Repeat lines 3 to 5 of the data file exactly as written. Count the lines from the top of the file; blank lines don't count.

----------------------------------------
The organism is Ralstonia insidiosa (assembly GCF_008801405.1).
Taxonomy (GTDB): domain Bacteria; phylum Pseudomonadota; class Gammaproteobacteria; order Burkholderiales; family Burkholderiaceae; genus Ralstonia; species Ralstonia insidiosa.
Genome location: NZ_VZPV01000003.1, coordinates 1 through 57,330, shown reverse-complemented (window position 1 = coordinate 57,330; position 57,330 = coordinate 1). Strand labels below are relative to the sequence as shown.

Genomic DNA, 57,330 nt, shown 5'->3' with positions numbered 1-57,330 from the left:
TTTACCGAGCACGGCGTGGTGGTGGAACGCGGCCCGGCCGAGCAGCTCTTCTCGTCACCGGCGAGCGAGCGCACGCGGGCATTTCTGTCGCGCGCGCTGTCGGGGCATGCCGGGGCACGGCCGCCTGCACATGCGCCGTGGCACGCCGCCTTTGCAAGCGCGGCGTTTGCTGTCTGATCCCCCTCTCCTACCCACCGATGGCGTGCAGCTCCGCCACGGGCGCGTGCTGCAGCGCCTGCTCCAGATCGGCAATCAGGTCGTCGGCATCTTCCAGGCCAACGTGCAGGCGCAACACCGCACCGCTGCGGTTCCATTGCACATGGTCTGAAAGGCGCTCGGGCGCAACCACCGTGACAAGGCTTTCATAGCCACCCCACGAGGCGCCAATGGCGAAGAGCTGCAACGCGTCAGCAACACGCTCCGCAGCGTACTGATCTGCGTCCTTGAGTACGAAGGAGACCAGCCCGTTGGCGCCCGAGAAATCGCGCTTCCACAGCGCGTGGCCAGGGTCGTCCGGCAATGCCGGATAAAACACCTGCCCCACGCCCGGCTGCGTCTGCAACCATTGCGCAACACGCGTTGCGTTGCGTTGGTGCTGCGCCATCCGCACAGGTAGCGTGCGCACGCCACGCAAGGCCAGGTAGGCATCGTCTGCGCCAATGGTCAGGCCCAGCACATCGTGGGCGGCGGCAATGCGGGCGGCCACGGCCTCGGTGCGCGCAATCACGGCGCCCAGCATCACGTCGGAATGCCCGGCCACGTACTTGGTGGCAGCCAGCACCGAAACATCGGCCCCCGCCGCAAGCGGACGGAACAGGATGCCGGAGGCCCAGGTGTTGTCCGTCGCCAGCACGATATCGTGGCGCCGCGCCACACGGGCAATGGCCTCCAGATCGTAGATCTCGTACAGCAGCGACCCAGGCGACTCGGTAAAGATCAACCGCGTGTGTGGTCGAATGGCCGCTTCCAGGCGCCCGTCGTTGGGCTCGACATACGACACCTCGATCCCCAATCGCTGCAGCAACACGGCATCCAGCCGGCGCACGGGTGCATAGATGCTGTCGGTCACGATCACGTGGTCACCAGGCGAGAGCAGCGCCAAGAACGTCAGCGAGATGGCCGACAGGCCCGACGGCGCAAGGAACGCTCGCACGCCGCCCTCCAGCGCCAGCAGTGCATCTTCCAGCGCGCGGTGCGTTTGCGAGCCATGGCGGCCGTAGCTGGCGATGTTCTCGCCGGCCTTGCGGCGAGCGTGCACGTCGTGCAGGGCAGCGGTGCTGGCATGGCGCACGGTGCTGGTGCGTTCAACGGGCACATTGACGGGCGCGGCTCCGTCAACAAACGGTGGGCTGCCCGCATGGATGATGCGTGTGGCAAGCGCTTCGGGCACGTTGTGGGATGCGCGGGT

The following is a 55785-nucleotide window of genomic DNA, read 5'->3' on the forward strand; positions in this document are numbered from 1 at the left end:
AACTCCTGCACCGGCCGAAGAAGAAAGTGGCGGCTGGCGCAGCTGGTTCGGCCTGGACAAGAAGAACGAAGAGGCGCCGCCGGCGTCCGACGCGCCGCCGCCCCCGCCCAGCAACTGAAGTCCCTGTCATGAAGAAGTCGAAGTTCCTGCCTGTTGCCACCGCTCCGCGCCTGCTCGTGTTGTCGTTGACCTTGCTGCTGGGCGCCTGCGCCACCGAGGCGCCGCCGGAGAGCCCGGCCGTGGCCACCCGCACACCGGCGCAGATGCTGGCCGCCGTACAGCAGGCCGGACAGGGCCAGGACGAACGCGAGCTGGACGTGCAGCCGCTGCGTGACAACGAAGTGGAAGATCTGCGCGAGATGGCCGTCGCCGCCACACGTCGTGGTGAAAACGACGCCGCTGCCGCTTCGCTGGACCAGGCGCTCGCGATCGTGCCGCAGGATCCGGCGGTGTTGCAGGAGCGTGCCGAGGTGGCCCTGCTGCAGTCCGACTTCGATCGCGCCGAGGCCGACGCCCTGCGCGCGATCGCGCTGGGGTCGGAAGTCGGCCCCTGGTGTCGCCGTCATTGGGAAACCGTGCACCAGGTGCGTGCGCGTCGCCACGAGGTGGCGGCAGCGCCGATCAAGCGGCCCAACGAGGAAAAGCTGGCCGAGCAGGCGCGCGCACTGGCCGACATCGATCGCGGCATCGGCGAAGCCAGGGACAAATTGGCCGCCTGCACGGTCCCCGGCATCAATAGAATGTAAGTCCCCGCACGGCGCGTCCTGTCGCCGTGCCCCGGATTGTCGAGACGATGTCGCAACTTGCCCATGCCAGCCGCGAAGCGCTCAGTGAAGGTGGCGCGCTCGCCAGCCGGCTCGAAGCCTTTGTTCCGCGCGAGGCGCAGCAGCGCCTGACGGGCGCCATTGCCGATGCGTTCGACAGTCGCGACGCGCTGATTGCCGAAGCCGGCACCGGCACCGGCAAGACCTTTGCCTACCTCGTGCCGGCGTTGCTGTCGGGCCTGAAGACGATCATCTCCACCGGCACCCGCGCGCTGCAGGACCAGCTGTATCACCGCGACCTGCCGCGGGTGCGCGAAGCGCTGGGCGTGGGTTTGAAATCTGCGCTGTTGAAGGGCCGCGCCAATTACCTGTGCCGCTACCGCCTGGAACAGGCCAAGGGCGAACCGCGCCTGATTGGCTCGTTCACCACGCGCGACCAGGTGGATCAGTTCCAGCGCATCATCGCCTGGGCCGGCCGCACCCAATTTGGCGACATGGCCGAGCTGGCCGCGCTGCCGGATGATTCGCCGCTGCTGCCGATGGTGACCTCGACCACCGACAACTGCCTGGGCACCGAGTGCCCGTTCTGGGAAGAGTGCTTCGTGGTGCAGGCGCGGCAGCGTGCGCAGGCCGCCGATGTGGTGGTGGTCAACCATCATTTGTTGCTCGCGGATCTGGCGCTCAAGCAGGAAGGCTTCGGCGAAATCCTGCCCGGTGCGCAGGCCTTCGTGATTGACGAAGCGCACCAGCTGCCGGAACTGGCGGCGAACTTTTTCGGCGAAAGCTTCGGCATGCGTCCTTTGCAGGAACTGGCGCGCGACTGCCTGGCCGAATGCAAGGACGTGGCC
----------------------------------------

Genome location: NZ_VZPV01000003.1, coordinates 1 through 57,330, shown reverse-complemented (window position 1 = coordinate 57,330; position 57,330 = coordinate 1). Strand labels below are relative to the sequence as shown.

Genomic DNA, 57,330 nt, shown 5'->3' with positions numbered 1-57,330 from the left:
TTTACCGAGCACGGCGTGGTGGTGGAACGCGGCCCGGCCGAGCAGCTCTTCTCGTCACCGGCGAGCGAGCGCACGCGGGCATTTCTGTCGCGCGCGCTGTCGGGGCATGCCGGGGCACGGCCGCCTGCACATGCGCCGTGGCACGCCGCCTTTGCAAGCGCGGCGTTTGCTGTCTGATCCCCCTCTCCTACCCACCGATGGCGTGCAGCTCCGCCACGGGCGCGTGCTGCAGCGCCTGCTCCAGATCGGCAATCAGGTCGTCGGCATCTTCCAGGCCAACGTGCAGGCGCAACACCGCACCGCTGCGGTTCCATTGCACATGGTCTGAAAGGCGCTCGGGCGCAACCACCGTGACAAGGCTTTCATAGCCACCCCACGAGGCGCCAATGGCGAAGAGCTGCAACGCGTCAGCAACACGCTCCGCAGCGTACTGATCTGCGTCCTTGAGTACGAAGGAGACCAGCCCGTTGGCGCCCGAGAAATCGCGCTTCCACAGCGCGTGGCCAGGGTCGTCCGGCAATGCCGGATAAAACACCTGCCCCACGCCCGGCTGCGTCTGCAACCATTGCGCAACACGCGTTGCGTTGCGTTGGTGCTGCGCCATCCGCACAGGTAGCGTGCGCACGCCACGCAAGGCCAGGTAGGCATCGTCTGCGCCAATGGTCAGGCCCAGCACATCGTGGGCGGCGGCAATGCGGGCGGCCACGGCCTCGGTGCGCGCAATCACGGCGCCCAGCATCACGTCGGAATGCCCGGCCACGTACTTGGTGGCAGCCAGCACCGAAACATCGGCCCCCGCCGCAAGCGGACGGAACAGGATGCCGGAGGCCCAGGTGTTGTCCGTCGCCAGCACGATATCGTGGCGCCGCGCCACACGGGCAATGGCCTCCAGATCGTAGATCTCGTACAGCAGCGACCCAGGCGACTCGGTAAAGATCAACCGCGTGTGTGGTCGAATGGCCGCTTCCAGGCGCCCGTCGTTGGGCTCGACATACGACACCTCGATCCCCAATCGCTGCAGCAACACGGCATCCAGCCGGCGCACGGGTGCATAGATGCTGTCGGTCACGATCACGTGGTCACCAGGCGAGAGCAGCGCCAAGAACGTCAGCGAGATGGCCGACAGGCCCGACGGCGCAAGGAACGCTCGCACGCCGCCCTCCAGCGCCAGCAGTGCATCTTCCAGCGCGCGGTGCGTTTGCGAGCCATGGCGGCCGTAGCTGGCGATGTTCTCGCCGGCCTTGCGGCGAGCGTGCACGTCGTGCAGGGCAGCGGTGCTGGCATGGCGCACGGTGCTGGTGCGTTCAACGGGCACATTGACGGGCGCGGCTCCGTCAACAAACGGTGGGCTGCCCGCATGGATGATGCGTGTGGCAAGCGCTTCGGGCACGTTGTGGGATGCGCGGGT